A Room of One’s Bone

“Okay, I think I’ve ‘figgered out’ at least part of it.  When you said that the where is right where we’re sitting, you meant this room, correct?”

Red nods, but says nothing.

“And when you referred to the what, you meant me.  Bruce.  This incarnation that so wants to believe in Incarnation.”

Red is looking at me with narrowed eyes.  “Sounds plausible.  But you as opposed to what?”

It’s my turn to nod.  “I thought of that, too.  It’s me as opposed to you, whatever you are, whatever you represent.”

He tilts his head to one side, then lifts it straight up again.  “Whatever I am?”

I get it immediately.  “No.  It will only be what you are not that will be important, right?”

He nods again.  He reaches for something on the floor next to his tiny chair.  It had not been there before he reached for it.  It looks exactly like a saw that my father had in his workshop, that he called a “coping saw.”  One of my older siblings once made a joke by holding the saw up and saying something about not being sure that he could cope with it.  Coping saw; coping mechanism…

No, wait…

Older sibling.

I shudder a bit and look around the conversation room again.  “I’ve been thinking about this room a lot over the last few months, as well as actually spending time in it.”

Red’s expression remains neutral.  “And…?”

“And I don’t think there is any point at which I have either remembered or imagined any of my older siblings in this room with me.”  I look up at a corner of the ceiling.  “Even when the toy space capsule was here; it belonged to one or more of them, not to me.  But when it was there, I did not think about it in relation to them explicitly.”

Still narrow eyes.  “You spent time with ALL your siblings in the room this is modeled on.”

“Yes.  The younger ones too.”

“Thought about ANY of them being with you in this room?”

“No.  I’ve thought about them, but I don’t think I’ve thought about them in this room.  When I’ve thought about this room, it’s only me.  Only us, I mean; the selfsystem.”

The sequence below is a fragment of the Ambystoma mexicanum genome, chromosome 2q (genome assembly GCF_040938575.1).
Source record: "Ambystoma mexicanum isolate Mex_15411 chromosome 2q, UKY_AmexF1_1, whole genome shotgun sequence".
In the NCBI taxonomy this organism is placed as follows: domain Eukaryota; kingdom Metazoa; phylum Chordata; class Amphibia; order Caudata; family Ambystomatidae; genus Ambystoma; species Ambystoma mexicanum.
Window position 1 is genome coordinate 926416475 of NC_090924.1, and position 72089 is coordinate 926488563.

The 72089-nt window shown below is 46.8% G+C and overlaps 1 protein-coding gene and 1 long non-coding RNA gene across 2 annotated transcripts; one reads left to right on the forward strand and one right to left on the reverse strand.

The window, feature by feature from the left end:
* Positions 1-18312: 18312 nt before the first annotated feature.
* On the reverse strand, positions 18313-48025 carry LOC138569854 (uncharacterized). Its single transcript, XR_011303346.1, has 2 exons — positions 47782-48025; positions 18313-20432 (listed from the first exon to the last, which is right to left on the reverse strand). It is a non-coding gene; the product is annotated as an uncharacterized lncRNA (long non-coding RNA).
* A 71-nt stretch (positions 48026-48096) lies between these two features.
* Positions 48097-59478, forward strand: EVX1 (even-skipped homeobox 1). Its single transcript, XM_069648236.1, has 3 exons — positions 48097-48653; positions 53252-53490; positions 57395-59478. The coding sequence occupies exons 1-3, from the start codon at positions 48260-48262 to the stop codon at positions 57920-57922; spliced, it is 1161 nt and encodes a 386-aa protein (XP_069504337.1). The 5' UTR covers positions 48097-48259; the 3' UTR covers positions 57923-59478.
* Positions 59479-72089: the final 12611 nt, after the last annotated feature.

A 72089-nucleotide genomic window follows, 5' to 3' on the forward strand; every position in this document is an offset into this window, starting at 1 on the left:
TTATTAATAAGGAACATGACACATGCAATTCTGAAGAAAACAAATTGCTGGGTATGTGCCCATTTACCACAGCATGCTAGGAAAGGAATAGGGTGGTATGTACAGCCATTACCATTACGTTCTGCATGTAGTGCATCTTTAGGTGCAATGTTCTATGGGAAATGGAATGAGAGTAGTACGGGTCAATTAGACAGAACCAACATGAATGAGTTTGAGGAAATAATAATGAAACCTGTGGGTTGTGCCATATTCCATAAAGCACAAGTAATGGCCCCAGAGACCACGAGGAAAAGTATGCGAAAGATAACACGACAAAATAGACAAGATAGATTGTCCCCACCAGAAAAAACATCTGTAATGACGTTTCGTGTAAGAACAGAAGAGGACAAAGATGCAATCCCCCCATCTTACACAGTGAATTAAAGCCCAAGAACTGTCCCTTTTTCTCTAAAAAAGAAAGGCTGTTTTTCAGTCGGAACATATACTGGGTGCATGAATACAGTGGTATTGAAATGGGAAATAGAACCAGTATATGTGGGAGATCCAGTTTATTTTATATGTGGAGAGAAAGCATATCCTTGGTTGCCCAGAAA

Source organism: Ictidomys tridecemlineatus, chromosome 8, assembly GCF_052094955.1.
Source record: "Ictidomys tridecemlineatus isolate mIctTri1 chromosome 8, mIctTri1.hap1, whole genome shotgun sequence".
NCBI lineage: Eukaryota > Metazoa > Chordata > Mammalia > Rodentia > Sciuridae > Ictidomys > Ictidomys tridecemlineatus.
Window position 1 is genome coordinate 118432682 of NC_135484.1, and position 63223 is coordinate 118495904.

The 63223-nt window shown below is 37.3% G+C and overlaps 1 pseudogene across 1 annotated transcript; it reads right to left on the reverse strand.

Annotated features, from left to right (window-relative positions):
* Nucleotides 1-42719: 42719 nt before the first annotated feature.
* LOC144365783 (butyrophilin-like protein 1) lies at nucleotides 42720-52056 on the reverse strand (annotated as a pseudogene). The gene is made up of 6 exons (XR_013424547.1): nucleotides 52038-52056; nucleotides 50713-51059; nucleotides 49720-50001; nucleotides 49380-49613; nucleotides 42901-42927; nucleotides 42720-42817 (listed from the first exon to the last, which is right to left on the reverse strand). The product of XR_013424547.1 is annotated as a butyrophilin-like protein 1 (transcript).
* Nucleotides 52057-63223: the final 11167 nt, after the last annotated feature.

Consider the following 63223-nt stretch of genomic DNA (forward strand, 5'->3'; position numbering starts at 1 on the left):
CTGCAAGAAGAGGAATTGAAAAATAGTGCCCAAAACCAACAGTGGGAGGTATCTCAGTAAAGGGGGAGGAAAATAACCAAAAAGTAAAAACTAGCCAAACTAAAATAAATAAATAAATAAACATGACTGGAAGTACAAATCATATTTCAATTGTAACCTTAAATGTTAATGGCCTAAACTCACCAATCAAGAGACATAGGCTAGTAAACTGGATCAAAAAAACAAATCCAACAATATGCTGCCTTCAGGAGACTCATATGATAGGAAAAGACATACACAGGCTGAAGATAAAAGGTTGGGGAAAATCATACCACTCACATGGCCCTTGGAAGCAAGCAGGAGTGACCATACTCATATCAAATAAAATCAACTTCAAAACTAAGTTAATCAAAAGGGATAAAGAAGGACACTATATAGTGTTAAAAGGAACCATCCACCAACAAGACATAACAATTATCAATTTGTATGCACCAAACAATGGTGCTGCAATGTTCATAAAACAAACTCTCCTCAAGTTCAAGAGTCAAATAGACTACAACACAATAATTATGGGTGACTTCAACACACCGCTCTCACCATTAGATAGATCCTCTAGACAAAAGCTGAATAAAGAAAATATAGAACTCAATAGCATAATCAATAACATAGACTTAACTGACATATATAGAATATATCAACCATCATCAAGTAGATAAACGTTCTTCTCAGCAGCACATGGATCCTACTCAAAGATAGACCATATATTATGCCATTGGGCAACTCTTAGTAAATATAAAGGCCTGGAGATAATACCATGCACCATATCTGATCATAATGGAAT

Red’s eyes open all the way, but his expression is still serious.  “You spent a lot of time—what seems to you now to be most of the time—in this room alone.”

I look at him blankly for a moment, then something shakes loose.  “So what you are not is my siblings.”

He smiles.  “Correct.”  He’s still holding the coping saw; he hefts it a bit in his hand and glances at it, then meets my eyes again.  “It’s time for you to see that I ain’t got no skeleton.”

“Excuse me?”

“I may be Skelton, but I got no skeleton.”  He holds the saw out with the handle pointed toward me.  “You need to cut me so you can take a look.”

I slowly take the saw, and examine it.  Instead of the coping blade that I expect, the “blade” of the saw consists of a wire.  It’s exactly the sort of wire that I would expect to find on a cheese slicer.  I look at Red again.  “CUT you?”

He traces an imaginary line across the middle top of his head, from front to back.  “Right here.  Don’t worry; I’m a drone, remember?  No blood or brain tissue or anything like that.  But most importantly, no skull, no skeleton.”

“So it won’t hurt?”

His smile widens, and he shakes his head.  “It won’t hurt me, at least.”

I stand up and approach him.  I reach up with the saw, aligning the wire with the imaginary line that he had just traced with his finger, and I rest it gently against the top of his head.

“G’head.  I promise, no hurt, no gore.  Ya just gotta see.”

I begin to move the saw to and fro while pressing down.  As I expect, it feels at first a bit like slicing into a block of cheese.  He was right, though; there’s no blood or gore; it’s not violent.  In fact, his head gives almost immediately, proving his point that there is no skull inside.  As I move the saw downward, the head begins to separate and the two halves begin to fall apart.  Just before I reach his mouth, he speaks once more.  “Ok, now just watch.”